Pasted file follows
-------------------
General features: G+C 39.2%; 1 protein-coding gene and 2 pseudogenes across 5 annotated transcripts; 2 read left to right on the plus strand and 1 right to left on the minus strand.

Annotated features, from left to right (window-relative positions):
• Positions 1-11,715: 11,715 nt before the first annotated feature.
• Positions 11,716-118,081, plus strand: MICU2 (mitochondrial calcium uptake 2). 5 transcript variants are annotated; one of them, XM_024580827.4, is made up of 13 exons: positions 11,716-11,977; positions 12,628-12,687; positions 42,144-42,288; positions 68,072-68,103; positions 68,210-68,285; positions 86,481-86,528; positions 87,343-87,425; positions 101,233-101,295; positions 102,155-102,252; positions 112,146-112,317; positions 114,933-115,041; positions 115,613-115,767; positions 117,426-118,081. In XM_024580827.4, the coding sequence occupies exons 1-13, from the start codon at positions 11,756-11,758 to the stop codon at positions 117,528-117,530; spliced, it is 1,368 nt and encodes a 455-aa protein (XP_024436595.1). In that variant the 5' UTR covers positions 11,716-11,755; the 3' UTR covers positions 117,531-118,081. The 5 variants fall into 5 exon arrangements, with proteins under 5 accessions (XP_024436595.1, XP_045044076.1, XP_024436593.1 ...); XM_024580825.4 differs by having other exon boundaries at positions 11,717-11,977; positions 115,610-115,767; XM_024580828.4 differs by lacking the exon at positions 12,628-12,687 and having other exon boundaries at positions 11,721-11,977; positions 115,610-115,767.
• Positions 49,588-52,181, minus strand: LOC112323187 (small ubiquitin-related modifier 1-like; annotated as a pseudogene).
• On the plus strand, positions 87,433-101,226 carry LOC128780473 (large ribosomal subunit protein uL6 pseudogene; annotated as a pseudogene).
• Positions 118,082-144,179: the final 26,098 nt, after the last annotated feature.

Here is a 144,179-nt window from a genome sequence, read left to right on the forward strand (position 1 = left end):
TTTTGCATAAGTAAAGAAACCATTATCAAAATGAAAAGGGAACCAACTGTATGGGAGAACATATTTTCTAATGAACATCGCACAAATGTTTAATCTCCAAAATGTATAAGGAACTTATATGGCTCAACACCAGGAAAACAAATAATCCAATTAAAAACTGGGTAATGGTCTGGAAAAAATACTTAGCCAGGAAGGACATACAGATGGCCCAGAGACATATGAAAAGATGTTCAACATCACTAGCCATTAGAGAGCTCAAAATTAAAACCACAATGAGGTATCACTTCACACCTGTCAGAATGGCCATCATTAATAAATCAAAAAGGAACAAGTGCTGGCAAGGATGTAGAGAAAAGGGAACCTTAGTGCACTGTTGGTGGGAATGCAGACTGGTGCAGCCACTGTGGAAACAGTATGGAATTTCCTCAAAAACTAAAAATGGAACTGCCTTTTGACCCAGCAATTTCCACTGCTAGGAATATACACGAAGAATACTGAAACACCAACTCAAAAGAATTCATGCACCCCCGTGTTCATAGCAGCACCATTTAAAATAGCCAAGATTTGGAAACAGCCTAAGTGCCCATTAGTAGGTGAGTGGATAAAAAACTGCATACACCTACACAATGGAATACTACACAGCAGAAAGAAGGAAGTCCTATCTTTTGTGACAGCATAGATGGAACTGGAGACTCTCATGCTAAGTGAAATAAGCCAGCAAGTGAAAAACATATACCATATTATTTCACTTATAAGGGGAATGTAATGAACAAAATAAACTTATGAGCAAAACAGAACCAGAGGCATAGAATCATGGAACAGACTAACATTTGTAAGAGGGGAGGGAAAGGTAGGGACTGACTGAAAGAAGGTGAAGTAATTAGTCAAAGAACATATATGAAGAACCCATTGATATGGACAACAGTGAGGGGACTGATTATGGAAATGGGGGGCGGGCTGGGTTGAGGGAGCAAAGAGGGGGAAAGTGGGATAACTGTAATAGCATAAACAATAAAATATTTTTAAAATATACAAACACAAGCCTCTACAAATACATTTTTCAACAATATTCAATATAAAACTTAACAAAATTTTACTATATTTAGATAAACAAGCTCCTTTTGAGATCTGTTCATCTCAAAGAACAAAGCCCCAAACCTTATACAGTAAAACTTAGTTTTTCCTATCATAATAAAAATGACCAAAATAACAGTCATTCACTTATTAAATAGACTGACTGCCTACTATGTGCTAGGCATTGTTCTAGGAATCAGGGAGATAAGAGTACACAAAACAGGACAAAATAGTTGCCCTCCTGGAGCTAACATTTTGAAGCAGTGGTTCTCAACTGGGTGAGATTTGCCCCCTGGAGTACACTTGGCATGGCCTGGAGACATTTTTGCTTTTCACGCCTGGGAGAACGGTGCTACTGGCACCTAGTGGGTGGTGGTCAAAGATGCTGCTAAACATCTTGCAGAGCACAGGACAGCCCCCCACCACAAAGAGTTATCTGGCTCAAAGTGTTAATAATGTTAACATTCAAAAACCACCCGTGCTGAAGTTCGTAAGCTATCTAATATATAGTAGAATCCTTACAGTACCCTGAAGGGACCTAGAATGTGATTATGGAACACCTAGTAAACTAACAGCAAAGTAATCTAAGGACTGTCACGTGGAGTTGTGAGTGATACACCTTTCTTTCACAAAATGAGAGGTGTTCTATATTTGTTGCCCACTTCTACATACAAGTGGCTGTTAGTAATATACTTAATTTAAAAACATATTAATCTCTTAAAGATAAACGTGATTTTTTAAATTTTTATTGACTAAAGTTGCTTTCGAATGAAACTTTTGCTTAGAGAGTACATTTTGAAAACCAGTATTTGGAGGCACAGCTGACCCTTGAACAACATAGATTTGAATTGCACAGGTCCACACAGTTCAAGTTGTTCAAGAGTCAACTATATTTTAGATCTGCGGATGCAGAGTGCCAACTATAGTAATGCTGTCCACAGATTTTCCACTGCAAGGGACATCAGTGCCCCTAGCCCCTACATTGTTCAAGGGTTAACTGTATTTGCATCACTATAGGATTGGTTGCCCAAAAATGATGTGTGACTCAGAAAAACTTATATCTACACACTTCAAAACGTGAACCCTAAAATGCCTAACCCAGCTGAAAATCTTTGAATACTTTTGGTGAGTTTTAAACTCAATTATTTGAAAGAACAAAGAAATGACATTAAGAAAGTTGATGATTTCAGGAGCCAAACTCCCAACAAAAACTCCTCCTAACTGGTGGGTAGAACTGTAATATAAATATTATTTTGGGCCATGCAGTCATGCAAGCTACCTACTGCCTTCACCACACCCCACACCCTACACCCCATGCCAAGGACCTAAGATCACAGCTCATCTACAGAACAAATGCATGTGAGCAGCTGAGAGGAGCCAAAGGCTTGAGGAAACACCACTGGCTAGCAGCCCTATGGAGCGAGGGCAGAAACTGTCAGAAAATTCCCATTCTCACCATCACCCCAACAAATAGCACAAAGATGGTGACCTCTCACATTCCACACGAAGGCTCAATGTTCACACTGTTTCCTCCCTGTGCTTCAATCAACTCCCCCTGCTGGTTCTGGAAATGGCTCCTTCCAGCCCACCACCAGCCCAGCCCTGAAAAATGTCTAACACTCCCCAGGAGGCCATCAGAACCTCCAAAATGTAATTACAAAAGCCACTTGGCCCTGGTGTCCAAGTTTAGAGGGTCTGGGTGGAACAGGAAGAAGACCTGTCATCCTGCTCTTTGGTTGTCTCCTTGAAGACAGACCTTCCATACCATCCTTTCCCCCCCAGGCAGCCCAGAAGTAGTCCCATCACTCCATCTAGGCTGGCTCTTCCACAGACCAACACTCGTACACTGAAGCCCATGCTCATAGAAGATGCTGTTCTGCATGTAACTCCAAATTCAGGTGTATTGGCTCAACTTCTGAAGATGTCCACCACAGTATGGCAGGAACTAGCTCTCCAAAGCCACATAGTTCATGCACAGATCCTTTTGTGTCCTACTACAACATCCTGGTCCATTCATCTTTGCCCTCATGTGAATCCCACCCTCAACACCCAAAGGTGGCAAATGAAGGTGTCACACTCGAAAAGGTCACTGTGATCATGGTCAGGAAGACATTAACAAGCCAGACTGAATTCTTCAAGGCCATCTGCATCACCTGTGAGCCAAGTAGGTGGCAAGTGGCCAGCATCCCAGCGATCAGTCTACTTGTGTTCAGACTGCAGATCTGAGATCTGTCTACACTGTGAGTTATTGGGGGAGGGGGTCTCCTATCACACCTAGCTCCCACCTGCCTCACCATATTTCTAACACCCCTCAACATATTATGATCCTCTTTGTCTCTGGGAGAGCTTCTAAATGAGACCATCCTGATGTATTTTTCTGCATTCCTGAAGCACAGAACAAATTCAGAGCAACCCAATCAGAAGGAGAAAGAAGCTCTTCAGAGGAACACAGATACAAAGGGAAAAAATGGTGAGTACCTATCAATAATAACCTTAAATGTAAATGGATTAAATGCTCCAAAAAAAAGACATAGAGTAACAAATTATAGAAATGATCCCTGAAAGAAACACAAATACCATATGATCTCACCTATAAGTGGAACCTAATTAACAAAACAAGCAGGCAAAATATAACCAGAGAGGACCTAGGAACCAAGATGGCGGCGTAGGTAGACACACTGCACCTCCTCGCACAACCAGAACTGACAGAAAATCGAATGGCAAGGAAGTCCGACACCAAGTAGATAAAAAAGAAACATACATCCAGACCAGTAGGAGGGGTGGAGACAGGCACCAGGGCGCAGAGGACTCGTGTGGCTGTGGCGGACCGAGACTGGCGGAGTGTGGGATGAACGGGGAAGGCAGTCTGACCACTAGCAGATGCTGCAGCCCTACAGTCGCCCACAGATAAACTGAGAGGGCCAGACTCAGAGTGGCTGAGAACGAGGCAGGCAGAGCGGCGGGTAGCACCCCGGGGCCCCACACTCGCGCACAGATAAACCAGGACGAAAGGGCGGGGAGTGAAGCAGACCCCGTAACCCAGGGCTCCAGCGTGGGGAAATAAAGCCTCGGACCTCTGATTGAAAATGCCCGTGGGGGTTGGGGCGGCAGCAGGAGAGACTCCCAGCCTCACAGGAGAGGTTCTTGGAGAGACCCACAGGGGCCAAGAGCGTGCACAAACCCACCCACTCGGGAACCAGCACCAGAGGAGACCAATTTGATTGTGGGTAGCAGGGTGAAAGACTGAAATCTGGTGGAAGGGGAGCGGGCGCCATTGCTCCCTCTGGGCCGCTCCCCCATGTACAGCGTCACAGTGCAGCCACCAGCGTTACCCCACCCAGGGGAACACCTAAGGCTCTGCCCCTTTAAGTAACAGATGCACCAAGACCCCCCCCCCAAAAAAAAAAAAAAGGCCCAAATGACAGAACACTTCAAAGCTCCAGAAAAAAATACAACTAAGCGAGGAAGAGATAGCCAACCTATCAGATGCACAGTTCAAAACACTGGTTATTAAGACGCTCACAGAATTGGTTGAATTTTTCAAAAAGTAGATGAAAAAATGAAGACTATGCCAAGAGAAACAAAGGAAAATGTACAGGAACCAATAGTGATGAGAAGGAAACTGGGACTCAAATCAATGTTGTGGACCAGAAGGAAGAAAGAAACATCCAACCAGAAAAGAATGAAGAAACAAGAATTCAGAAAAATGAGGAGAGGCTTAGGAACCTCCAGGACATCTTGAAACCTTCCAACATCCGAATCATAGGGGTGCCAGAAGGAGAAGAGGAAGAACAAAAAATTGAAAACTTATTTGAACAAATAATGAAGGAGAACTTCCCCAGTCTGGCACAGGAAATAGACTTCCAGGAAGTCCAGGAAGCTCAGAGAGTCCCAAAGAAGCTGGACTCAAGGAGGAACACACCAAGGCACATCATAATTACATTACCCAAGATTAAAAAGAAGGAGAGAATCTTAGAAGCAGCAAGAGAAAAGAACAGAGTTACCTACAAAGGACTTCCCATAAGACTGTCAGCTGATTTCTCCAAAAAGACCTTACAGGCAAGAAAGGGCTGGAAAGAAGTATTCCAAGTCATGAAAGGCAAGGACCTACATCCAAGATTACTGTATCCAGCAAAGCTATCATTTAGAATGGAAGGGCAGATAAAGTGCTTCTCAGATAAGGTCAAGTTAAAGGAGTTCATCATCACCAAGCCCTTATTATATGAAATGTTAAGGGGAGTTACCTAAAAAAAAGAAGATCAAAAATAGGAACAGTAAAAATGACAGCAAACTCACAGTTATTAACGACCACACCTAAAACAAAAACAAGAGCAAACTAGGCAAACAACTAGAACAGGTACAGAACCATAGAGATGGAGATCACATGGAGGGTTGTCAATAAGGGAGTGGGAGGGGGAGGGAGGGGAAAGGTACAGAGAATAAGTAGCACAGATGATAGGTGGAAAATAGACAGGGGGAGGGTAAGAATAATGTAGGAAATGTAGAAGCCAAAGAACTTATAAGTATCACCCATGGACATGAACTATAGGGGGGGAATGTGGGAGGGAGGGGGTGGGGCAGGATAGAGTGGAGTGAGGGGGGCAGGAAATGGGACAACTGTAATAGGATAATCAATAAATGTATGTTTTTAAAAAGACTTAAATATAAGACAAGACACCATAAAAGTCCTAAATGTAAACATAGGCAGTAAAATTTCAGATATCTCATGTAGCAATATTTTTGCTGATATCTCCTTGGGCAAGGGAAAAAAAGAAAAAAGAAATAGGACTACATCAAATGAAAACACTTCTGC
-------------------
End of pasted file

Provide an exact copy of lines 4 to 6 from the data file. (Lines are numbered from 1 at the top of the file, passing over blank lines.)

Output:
• Positions 11,716-118,081, plus strand: MICU2 (mitochondrial calcium uptake 2). 5 transcript variants are annotated; one of them, XM_024580827.4, is made up of 13 exons: positions 11,716-11,977; positions 12,628-12,687; positions 42,144-42,288; positions 68,072-68,103; positions 68,210-68,285; positions 86,481-86,528; positions 87,343-87,425; positions 101,233-101,295; positions 102,155-102,252; positions 112,146-112,317; positions 114,933-115,041; positions 115,613-115,767; positions 117,426-118,081. In XM_024580827.4, the coding sequence occupies exons 1-13, from the start codon at positions 11,756-11,758 to the stop codon at positions 117,528-117,530; spliced, it is 1,368 nt and encodes a 455-aa protein (XP_024436595.1). In that variant the 5' UTR covers positions 11,716-11,755; the 3' UTR covers positions 117,531-118,081. The 5 variants fall into 5 exon arrangements, with proteins under 5 accessions (XP_024436595.1, XP_045044076.1, XP_024436593.1 ...); XM_024580825.4 differs by having other exon boundaries at positions 11,717-11,977; positions 115,610-115,767; XM_024580828.4 differs by lacking the exon at positions 12,628-12,687 and having other exon boundaries at positions 11,721-11,977; positions 115,610-115,767.
• Positions 49,588-52,181, minus strand: LOC112323187 (small ubiquitin-related modifier 1-like; annotated as a pseudogene).
• On the plus strand, positions 87,433-101,226 carry LOC128780473 (large ribosomal subunit protein uL6 pseudogene; annotated as a pseudogene).